miRNA biogenesis

At present, there are 1881 miRNA loci having been annotated in the human genome in the miRNA database (http://www.mirbase.org). Analysis has revealed that 1% of the human genome is miRNA genes [1820], of which about half of miRNA genes located in the introns (intronic miRNAs) of host genes [21]. However, some intronic miRNAs exhibit low correlated expression level with their host genes. It is likely these miRNAs are transcribed from unique transcription units independent of host genes [2224].

The biogenesis of miRNAs is modulated at a few levels, including miRNA transcription, processing by Drosha and Dicer, RNA methylation, uridylation and adenylation (Fig. 1) [2527]. The initial transcripts are termed the primary miRNAs (pri-miRNAs) that are variable in length from several hundreds to thousands of nucleotides [25]. The pri-miRNAs are methylated by the methyltransferase like 3 (METTL3), marking them for recognition and processing by the DiGeorge syndrome critical region 8 (DGCR8) [28]. The pri-miRNAs are thus processed by drosha ribonuclease III (Drosha) and its cofactor DGCR8 into ~ 70 nucleotides (nt) long miRNA precursor (pre-miRNAs) [29, 30]. The pre-miRNAs are then transported into the cytoplasm by exportin 5 (EXP5) in accompanied with Ran-GTP [31, 32] and cleaved by Dicer into ~22 base pair (bp) double-strands RNAs (dsRNAs) [3335]. These dsRNAs are loaded onto an Argonaute protein (AGO) so as to form miRNA-induced silencing complex (miRISC), in which one strand of the ~22-nt RNA duplex remains in AGO as a mature miRNA, whereas the other strand is degraded [36]. Interestingly, Alarcon et al. recently reported that RNA-binding protein heterogeneous nuclear ribonucleoprotein A2/B1 (HNRNPA2B1) binds m6A-bearing pri-miRNAs, interacts with DGCR8 and thus facilitates the processing of pri-miRNAs [37]. In consistent with this, loss of HNRNPA2B1 or depletion of METTL3 led to concomitant accumulation of unprocessed pri-miRNAs and decrease of the global mature miRNAs [28, 37]. Therefore, the methylation mark acts as a key post-transcriptional modification that enhances the initiation of miRNA biogenesis.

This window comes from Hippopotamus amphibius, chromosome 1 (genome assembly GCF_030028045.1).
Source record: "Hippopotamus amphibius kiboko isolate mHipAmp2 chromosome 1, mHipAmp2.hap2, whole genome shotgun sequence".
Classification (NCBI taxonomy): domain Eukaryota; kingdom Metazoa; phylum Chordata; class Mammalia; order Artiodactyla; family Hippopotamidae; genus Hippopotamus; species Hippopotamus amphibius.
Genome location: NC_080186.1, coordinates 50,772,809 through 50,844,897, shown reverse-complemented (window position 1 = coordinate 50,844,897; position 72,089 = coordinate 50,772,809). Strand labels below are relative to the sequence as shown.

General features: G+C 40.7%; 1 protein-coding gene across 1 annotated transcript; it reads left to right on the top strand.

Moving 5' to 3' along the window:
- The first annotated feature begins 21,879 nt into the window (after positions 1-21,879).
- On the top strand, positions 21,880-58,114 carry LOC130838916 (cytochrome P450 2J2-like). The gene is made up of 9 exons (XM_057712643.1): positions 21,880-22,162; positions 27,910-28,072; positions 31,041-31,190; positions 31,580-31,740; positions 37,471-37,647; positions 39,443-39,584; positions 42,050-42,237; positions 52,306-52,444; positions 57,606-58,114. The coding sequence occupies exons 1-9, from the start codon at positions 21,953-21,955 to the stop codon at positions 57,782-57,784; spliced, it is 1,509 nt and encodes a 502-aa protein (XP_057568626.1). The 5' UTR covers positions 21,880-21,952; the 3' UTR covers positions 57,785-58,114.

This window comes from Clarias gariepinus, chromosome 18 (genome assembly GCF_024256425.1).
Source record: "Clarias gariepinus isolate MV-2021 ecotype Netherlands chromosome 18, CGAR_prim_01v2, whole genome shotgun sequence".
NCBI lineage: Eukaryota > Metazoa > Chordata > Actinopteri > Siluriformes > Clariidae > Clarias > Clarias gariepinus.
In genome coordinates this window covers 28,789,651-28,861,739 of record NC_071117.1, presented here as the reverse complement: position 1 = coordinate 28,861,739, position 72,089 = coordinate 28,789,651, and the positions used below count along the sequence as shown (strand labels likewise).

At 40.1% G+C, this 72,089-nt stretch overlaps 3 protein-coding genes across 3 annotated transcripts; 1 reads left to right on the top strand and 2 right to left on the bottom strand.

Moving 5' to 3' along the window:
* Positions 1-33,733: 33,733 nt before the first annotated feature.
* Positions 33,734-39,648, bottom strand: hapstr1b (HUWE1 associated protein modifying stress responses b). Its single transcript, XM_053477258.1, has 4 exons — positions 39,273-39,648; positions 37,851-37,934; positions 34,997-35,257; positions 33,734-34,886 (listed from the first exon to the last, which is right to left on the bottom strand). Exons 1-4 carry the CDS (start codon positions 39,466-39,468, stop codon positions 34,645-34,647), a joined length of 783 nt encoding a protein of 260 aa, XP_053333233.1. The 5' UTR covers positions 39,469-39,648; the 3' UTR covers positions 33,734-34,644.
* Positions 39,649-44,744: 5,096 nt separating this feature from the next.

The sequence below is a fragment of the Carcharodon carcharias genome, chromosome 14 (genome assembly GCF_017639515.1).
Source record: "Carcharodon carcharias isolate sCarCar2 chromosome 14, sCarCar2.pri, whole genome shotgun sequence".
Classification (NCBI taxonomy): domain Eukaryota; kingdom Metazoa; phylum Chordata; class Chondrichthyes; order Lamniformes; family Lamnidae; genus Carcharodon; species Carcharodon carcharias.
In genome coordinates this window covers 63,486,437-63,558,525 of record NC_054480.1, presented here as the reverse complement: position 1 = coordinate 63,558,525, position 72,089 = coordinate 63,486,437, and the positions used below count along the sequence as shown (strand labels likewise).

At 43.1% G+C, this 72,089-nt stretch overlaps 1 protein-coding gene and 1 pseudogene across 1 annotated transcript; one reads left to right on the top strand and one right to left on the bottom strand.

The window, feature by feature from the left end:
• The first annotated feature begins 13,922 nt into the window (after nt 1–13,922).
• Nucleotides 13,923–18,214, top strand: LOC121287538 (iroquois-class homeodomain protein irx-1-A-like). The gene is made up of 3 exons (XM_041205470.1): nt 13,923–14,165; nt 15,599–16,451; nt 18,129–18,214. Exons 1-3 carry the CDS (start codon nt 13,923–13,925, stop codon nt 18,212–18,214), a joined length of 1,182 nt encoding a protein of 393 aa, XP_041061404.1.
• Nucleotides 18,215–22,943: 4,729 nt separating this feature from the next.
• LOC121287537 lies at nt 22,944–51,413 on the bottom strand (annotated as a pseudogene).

Fig. 1

Biogenesis and function of miRNAs

Mechanisms of miRNA action

Usually, a specific base-pairing between miRNAs and mRNAs induces mRNA degradation or translational repression [38]. In mammals, the overall complementarity between a miRNA and its target is usually imperfect, which allows each miRNA to potentially regulate multiple RNAs [39]. It is estimated that one miRNA may target as many as 400 genes on average [19]. Conversely, the expression of a single gene can also be modulated by multiple miRNAs [40].

Interestingly, it has been reported recently that miRNAs regulate the m6A modification in mRNAs via a sequence pairing mechanism. As a result, manipulation of miRNA expression leads to change of m6A modification through modulating the binding of METTL3 to mRNAs (Fig. 1) [41]. The m6A modification, in turn, modulates mRNA metabolism and thus is another key post-transcriptional control of gene expression [37, 42, 43]. Evidences have indicated that m6A methylation determines stem cell fate by regulating pluripotent transition toward differentiation [41, 44, 45]. Intriguingly, deficiency of ALKBH5, a m6A demethylase, leads to aberrant spermatogenesis and apoptosis in mouse testis through the demethylation of m6A on mRNAs [46].